A Signals bestseller, made by hand, tuned to the notes of one of the world's most famous classical melodies. Handcrafted, hand-tuned. Aluminum and ash wood. Silver anodized aluminum tubes and black aluminum rods. Ash wood has a rich black finish. Recalls the soft, repeating melody of Pachelbel's celebrated Canon in D. Wood paddle (wind catcher) is engraved with the notes of the Canon: D, F#, G, A, B, D. 5" diameter, 32" long. Ready to hang indoors or out. A perfect wedding gift. From Woodstock Chimes, makers of the world's favorite wind chimes.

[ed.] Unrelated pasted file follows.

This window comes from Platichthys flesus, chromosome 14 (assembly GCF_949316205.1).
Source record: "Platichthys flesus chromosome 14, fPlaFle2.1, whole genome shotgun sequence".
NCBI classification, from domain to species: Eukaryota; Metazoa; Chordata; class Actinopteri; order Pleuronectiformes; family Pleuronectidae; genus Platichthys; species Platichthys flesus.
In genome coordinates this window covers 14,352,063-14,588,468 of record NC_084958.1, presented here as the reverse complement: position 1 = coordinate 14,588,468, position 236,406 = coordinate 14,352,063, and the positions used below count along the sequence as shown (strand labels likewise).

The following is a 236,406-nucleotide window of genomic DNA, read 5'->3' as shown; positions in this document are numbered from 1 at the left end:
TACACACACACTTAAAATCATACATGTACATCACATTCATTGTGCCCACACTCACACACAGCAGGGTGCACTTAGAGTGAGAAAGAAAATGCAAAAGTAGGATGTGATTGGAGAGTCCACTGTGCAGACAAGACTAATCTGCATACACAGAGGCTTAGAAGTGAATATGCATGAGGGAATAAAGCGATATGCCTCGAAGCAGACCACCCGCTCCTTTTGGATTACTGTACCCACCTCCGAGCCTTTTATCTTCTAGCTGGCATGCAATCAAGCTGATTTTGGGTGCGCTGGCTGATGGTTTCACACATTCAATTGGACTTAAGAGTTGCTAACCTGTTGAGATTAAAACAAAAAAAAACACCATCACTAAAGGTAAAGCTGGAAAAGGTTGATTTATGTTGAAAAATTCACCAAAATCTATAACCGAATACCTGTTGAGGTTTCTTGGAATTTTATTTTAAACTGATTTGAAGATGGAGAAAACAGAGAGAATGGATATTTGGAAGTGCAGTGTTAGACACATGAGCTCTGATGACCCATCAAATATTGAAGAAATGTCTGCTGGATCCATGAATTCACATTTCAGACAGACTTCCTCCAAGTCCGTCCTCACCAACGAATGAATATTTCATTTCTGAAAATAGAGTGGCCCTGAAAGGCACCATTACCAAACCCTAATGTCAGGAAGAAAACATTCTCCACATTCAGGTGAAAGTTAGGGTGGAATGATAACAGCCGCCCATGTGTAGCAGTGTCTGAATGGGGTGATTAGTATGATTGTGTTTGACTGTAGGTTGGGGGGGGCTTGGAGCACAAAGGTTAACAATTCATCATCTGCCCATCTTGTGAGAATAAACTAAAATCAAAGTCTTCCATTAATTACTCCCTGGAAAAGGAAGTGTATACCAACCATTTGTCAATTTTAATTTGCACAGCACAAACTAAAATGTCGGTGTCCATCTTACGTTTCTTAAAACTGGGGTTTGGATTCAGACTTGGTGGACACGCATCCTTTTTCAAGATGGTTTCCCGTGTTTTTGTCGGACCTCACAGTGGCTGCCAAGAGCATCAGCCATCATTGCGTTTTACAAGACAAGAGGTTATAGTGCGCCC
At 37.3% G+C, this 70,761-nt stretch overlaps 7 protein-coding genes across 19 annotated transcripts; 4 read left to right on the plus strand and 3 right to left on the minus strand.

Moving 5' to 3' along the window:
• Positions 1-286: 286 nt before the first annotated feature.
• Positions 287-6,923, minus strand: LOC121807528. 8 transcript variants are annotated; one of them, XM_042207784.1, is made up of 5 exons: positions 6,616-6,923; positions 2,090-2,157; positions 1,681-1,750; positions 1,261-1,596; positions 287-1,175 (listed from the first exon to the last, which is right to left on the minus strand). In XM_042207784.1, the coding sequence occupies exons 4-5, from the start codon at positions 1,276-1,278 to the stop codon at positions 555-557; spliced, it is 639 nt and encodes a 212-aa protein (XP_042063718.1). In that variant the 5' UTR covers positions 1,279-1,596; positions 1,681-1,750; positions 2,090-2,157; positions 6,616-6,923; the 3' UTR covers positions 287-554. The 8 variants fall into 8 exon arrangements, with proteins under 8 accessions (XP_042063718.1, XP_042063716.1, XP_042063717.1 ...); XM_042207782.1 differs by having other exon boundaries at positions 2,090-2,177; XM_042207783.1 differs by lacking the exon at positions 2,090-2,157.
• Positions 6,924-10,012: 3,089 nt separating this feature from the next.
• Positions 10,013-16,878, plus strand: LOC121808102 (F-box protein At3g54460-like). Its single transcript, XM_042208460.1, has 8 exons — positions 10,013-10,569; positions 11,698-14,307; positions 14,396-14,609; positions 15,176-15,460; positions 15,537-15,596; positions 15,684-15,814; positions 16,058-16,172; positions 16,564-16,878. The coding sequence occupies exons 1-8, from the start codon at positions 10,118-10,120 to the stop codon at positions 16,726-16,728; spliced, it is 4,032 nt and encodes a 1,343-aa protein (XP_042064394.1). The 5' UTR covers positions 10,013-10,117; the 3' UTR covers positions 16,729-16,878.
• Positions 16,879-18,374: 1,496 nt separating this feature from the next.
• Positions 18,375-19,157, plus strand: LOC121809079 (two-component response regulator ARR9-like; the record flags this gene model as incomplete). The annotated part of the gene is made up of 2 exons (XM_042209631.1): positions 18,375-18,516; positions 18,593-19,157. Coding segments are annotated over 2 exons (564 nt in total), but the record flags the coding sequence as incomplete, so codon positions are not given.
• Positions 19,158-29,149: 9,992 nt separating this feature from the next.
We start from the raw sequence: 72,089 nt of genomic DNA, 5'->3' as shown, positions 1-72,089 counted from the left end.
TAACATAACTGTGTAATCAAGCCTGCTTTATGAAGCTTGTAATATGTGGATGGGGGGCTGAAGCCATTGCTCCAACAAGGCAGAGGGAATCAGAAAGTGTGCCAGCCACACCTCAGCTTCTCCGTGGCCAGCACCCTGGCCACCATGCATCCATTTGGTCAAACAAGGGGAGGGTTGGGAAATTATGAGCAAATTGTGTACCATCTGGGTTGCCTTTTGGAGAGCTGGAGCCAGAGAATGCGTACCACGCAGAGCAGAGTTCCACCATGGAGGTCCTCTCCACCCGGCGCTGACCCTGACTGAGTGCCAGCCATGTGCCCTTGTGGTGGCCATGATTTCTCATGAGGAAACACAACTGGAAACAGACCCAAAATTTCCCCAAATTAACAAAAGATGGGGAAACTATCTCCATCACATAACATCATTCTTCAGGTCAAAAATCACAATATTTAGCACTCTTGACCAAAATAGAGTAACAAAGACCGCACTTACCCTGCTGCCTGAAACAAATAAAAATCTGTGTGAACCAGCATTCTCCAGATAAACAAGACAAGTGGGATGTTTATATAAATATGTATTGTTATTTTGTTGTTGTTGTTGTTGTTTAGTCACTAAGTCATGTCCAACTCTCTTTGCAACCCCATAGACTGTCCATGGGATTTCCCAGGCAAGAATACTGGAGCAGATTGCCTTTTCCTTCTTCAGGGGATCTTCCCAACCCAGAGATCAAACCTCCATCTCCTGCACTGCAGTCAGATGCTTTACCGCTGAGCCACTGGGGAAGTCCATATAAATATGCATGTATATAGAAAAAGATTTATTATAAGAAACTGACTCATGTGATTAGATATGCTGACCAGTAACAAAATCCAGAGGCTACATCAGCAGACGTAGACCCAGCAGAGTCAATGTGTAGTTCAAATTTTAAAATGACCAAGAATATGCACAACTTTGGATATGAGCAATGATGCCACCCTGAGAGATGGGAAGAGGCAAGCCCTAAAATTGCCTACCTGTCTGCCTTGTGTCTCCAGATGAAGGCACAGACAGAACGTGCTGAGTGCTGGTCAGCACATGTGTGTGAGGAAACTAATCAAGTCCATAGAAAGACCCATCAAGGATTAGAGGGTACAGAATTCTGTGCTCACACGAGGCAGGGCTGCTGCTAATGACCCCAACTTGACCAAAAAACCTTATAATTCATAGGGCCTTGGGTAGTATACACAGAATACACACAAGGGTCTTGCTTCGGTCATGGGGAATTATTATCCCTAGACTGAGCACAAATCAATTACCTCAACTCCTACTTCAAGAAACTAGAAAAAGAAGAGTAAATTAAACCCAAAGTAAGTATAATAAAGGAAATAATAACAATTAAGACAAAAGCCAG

Johann Pachelbel's Canon in D is one of the best-known, most often recorded works of classical music ever written. It's said that Pachelbel, a German Baroque composer, wrote it as a wedding gift for Johann Christopher Bach, older brother of Johann Sebastian Bach, in 1694. Like many classical works written long ago, the Canon was forgotten for centuries and rediscovered in the 20th century. In 1970, a French conductor made a recording that was heard around the world; in 1980, the Canon was used as the theme song for the Oscar -winning film "Ordinary People," which made it even more popular. It has been recorded hundreds of time. Today it is most often heard at weddings, where its slow, measured melody, repeated 28 times, is ideal for a graceful processional. We also hear its harmonies and bass line in advertisements and pop songs. Serene, soothing, and majestic, the Canon is now part of our culture. Pachelbel wrote more than 500 pieces over his lifetime, but this is the one most people know. Its notes are instantly recognizable, even when played in random order by the wind.